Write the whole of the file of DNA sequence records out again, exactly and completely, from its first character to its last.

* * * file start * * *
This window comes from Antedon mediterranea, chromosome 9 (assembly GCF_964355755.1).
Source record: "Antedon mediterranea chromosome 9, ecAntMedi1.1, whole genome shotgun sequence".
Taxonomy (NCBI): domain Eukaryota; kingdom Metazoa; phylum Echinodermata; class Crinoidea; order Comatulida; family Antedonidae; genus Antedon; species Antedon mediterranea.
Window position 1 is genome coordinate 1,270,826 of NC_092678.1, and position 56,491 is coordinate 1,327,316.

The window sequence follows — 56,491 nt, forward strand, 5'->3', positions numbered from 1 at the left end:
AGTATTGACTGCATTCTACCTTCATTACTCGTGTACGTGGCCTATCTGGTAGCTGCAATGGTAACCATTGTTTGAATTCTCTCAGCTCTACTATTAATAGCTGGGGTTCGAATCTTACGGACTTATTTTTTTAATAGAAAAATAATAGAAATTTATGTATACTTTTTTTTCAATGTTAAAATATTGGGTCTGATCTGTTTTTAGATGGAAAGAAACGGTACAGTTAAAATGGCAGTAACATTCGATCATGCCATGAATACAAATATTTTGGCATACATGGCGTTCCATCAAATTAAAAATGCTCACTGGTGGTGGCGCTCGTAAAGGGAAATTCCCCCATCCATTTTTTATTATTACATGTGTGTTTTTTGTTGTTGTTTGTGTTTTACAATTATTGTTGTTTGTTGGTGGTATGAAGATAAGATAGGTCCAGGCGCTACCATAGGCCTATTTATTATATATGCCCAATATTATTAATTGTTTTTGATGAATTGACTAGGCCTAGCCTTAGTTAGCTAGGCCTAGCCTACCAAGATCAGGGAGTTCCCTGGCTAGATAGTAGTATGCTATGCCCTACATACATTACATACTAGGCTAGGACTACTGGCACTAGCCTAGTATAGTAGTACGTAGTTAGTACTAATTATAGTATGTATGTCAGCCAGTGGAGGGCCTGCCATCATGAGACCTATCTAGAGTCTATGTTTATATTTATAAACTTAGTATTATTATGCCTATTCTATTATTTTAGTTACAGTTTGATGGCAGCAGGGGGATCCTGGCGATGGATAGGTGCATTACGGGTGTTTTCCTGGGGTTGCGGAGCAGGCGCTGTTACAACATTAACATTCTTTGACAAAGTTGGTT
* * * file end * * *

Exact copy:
This window comes from Antedon mediterranea, chromosome 9 (assembly GCF_964355755.1).
Source record: "Antedon mediterranea chromosome 9, ecAntMedi1.1, whole genome shotgun sequence".
Taxonomy (NCBI): domain Eukaryota; kingdom Metazoa; phylum Echinodermata; class Crinoidea; order Comatulida; family Antedonidae; genus Antedon; species Antedon mediterranea.
Window position 1 is genome coordinate 1,270,826 of NC_092678.1, and position 56,491 is coordinate 1,327,316.

The window sequence follows — 56,491 nt, forward strand, 5'->3', positions numbered from 1 at the left end:
AGTATTGACTGCATTCTACCTTCATTACTCGTGTACGTGGCCTATCTGGTAGCTGCAATGGTAACCATTGTTTGAATTCTCTCAGCTCTACTATTAATAGCTGGGGTTCGAATCTTACGGACTTATTTTTTTAATAGAAAAATAATAGAAATTTATGTATACTTTTTTTTCAATGTTAAAATATTGGGTCTGATCTGTTTTTAGATGGAAAGAAACGGTACAGTTAAAATGGCAGTAACATTCGATCATGCCATGAATACAAATATTTTGGCATACATGGCGTTCCATCAAATTAAAAATGCTCACTGGTGGTGGCGCTCGTAAAGGGAAATTCCCCCATCCATTTTTTATTATTACATGTGTGTTTTTTGTTGTTGTTTGTGTTTTACAATTATTGTTGTTTGTTGGTGGTATGAAGATAAGATAGGTCCAGGCGCTACCATAGGCCTATTTATTATATATGCCCAATATTATTAATTGTTTTTGATGAATTGACTAGGCCTAGCCTTAGTTAGCTAGGCCTAGCCTACCAAGATCAGGGAGTTCCCTGGCTAGATAGTAGTATGCTATGCCCTACATACATTACATACTAGGCTAGGACTACTGGCACTAGCCTAGTATAGTAGTACGTAGTTAGTACTAATTATAGTATGTATGTCAGCCAGTGGAGGGCCTGCCATCATGAGACCTATCTAGAGTCTATGTTTATATTTATAAACTTAGTATTATTATGCCTATTCTATTATTTTAGTTACAGTTTGATGGCAGCAGGGGGATCCTGGCGATGGATAGGTGCATTACGGGTGTTTTCCTGGGGTTGCGGAGCAGGCGCTGTTACAACATTAACATTCTTTGACAAAGTTGGTT